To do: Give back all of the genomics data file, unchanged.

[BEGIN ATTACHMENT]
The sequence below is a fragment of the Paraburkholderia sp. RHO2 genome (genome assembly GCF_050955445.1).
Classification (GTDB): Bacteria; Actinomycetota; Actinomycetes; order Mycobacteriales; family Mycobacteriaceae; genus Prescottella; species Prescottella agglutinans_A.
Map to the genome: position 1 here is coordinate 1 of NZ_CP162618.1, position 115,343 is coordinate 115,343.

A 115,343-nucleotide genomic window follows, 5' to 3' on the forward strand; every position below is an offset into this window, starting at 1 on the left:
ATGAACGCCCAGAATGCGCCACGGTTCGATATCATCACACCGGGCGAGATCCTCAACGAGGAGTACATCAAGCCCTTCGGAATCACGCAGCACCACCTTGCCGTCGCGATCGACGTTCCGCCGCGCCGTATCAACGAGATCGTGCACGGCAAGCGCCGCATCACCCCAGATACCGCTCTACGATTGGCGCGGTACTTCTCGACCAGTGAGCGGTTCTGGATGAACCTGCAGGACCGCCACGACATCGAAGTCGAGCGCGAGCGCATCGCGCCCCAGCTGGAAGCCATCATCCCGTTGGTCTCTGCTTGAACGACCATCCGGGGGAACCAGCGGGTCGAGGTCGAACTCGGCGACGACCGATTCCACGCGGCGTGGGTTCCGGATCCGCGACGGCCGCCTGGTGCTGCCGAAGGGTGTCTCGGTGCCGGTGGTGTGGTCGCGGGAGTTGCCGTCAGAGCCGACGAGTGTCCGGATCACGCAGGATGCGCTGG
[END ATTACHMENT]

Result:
The sequence below is a fragment of the Paraburkholderia sp. RHO2 genome (genome assembly GCF_050955445.1).
Classification (GTDB): Bacteria; Actinomycetota; Actinomycetes; order Mycobacteriales; family Mycobacteriaceae; genus Prescottella; species Prescottella agglutinans_A.
Map to the genome: position 1 here is coordinate 1 of NZ_CP162618.1, position 115,343 is coordinate 115,343.

A 115,343-nucleotide genomic window follows, 5' to 3' on the forward strand; every position below is an offset into this window, starting at 1 on the left:
ATGAACGCCCAGAATGCGCCACGGTTCGATATCATCACACCGGGCGAGATCCTCAACGAGGAGTACATCAAGCCCTTCGGAATCACGCAGCACCACCTTGCCGTCGCGATCGACGTTCCGCCGCGCCGTATCAACGAGATCGTGCACGGCAAGCGCCGCATCACCCCAGATACCGCTCTACGATTGGCGCGGTACTTCTCGACCAGTGAGCGGTTCTGGATGAACCTGCAGGACCGCCACGACATCGAAGTCGAGCGCGAGCGCATCGCGCCCCAGCTGGAAGCCATCATCCCGTTGGTCTCTGCTTGAACGACCATCCGGGGGAACCAGCGGGTCGAGGTCGAACTCGGCGACGACCGATTCCACGCGGCGTGGGTTCCGGATCCGCGACGGCCGCCTGGTGCTGCCGAAGGGTGTCTCGGTGCCGGTGGTGTGGTCGCGGGAGTTGCCGTCAGAGCCGACGAGTGTCCGGATCACGCAGGATGCGCTGG